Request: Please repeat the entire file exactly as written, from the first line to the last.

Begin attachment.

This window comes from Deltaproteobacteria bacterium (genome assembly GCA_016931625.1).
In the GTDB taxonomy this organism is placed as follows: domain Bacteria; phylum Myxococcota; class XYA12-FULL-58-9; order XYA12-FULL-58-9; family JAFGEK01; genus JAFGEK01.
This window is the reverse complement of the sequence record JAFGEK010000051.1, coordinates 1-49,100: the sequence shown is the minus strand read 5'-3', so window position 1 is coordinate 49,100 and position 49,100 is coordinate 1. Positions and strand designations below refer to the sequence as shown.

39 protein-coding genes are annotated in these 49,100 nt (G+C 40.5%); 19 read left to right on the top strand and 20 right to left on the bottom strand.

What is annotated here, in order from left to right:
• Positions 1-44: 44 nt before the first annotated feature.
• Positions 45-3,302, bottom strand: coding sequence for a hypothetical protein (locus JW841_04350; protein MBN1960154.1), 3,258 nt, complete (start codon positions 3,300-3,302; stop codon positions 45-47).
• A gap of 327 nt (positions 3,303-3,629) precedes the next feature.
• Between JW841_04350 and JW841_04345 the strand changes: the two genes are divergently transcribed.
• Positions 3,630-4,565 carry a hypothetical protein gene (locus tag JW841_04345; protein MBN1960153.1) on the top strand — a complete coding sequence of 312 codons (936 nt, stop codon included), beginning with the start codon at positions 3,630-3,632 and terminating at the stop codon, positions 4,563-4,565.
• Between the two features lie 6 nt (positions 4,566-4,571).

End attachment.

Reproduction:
This window comes from Deltaproteobacteria bacterium (genome assembly GCA_016931625.1).
In the GTDB taxonomy this organism is placed as follows: domain Bacteria; phylum Myxococcota; class XYA12-FULL-58-9; order XYA12-FULL-58-9; family JAFGEK01; genus JAFGEK01.
This window is the reverse complement of the sequence record JAFGEK010000051.1, coordinates 1-49,100: the sequence shown is the minus strand read 5'-3', so window position 1 is coordinate 49,100 and position 49,100 is coordinate 1. Positions and strand designations below refer to the sequence as shown.

39 protein-coding genes are annotated in these 49,100 nt (G+C 40.5%); 19 read left to right on the top strand and 20 right to left on the bottom strand.

What is annotated here, in order from left to right:
• Positions 1-44: 44 nt before the first annotated feature.
• Positions 45-3,302, bottom strand: coding sequence for a hypothetical protein (locus JW841_04350; protein MBN1960154.1), 3,258 nt, complete (start codon positions 3,300-3,302; stop codon positions 45-47).
• A gap of 327 nt (positions 3,303-3,629) precedes the next feature.
• Between JW841_04350 and JW841_04345 the strand changes: the two genes are divergently transcribed.
• Positions 3,630-4,565 carry a hypothetical protein gene (locus tag JW841_04345; protein MBN1960153.1) on the top strand — a complete coding sequence of 312 codons (936 nt, stop codon included), beginning with the start codon at positions 3,630-3,632 and terminating at the stop codon, positions 4,563-4,565.
• Between the two features lie 6 nt (positions 4,566-4,571).